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Capex push: Proactive Tax Devolution to states

Why in the News?
The Centre will transfer Rs 95,082 crore to states by November 22, of which Rs 47,549 crore is their due as part of tax devolution and a matching amount of Rs 47,549 crore is also their due but is being frontloaded to increase their capital expenditure.

Present status of Tax Devolution to the States

  • At present, 41 per cent of the tax collected is devolved in 14 instalments, which gives predictability of cash flows to states and most states are not in a negative cash balance. Rs 2.66 lakh crore of positive cash balance was there as of October 30, and only four states had negative cash balance.

Why this front-loaded approach by the Centre?

  • With growth being severely impacted by the pandemic and private capital expenditure showing no signs of picking up, the Centre had resolved to increase its capital expenditure substantially for FY22 and had also nudged States to do likewise.
  • It has also been incentivising States to increase their capex spending through enhanced ceilings for borrowings and interest-free loans.

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Centre’s Initiatives to increase States’ Capex

  • Recently launched National Monetisation Pipeline includes only Central government assets and state assets have been out of its purview, suggesting that there is a potential monetisable asset base in states, which could be leveraged to enhance the capital for new infrastructure creation.
  • Typically, the tax devolution to states is done in 14 instalments in a year and the adjustments as per the revised estimate are usually done in March.
  • But now to improve the liquidity of states, the Centre has already released the entire back-to-back loan component of Rs 1.59 lakh crore to the states in lieu of shortfall in the release of GST compensation during the current fiscal.
  • This was in addition to the compensation released to the states from the designated cess kitty of Rs 60,000 crore.

States’ Demand

  • Some of the states asked for further relaxation of FRBM to enhance borrowings. Some wanted the interest-free 50-year loan scheme of the Centre (for capex boost) to be continued,” the Union finance minister said.
  • Many states have committed to having a dispute resolution mechanism post the signing of the contracts.
  • Some states have suggested a special scheme to promote offshore wind power generation as they are firmly on their path of bolstering capex.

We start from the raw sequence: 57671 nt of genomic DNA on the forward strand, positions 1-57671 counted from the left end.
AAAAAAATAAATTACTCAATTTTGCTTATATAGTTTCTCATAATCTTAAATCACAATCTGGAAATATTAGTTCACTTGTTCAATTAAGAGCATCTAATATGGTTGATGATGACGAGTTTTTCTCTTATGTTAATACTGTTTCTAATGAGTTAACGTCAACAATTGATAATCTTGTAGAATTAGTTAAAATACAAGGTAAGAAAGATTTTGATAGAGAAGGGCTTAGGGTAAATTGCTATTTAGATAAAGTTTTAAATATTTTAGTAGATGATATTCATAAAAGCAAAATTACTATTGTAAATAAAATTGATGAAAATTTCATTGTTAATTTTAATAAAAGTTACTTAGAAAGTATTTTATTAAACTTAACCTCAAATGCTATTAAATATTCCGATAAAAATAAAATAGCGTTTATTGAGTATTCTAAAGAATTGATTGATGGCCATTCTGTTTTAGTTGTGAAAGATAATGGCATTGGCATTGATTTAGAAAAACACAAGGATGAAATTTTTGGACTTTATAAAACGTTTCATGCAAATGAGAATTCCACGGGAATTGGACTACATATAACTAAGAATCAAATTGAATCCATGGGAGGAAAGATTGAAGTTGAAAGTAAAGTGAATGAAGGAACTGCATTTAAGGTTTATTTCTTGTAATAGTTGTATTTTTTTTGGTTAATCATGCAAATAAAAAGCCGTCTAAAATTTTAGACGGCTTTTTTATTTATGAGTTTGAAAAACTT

Centre’s Appeal to States

  • The Centre has asked states to undertake Rs 1.1-lakh-crore more capex in FY22 than Rs 5 lakh crore achieved in pre-Covid year of FY20.
  • The states are allowed net borrowing of 4% of GSDP in FY22 with 50 basis point of this linked to achievement of incremental capex over their investment in FY20.

Capex in the social sector

  • Both revenue and capital expenditures of States are classified under general, social and economic sectors.
  • Not surprisingly, a bulk of the State’s capex spending went into the social sector which includes spending on building healthcare infrastructure and education.
  • The many States have ramped up hospitals and emergency facilities to manage the Covid crisis.

What States can do to increase Capex?

  • In many cases land is one of the major bottlenecks for project on-grounding, for which states must contrive to smoothen land acquisition procedures and create land banks to be tapped at the time of investment.
  • The quality of expenditure by states is important as on average they incur 60 per cent of the general government expenditure (the Centre plus state combined), whereas the global average of sub-national spending is just about 30 per cent.
  • After the global financial crisis, many states, eager to comply with tight fiscal parameters, had cut down on their capital expenditures. That should not be repeated again.

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Why Centre Incentivising Capex?

  • Capital expenditure, by its nature, has a high multiplier effect with an ability to crowd-in private investments which in turn enhances the production capacity leading to higher economic growth and employment generation.
  • It is for this reason that the Centre has been constantly nudging States to boost their capital spending, especially to regain growth in the aftermath of the global pandemic.
  • Moreover, the States’ capital expenditure has a higher growth multiplier potential than the Centre as it is related closer to the local community.

Conclusion

The time has come to develop certain measurable parameters to assess the quality of expenditure. All our parameters are quantitative, but it is the quality of expenditure that is very important. States’ spending on infrastructure, for example, can have a greater multiplier effect, “which makes a difference to the lives of people in terms of education, health and skills”. In this context, measurable parameters have to be developed.

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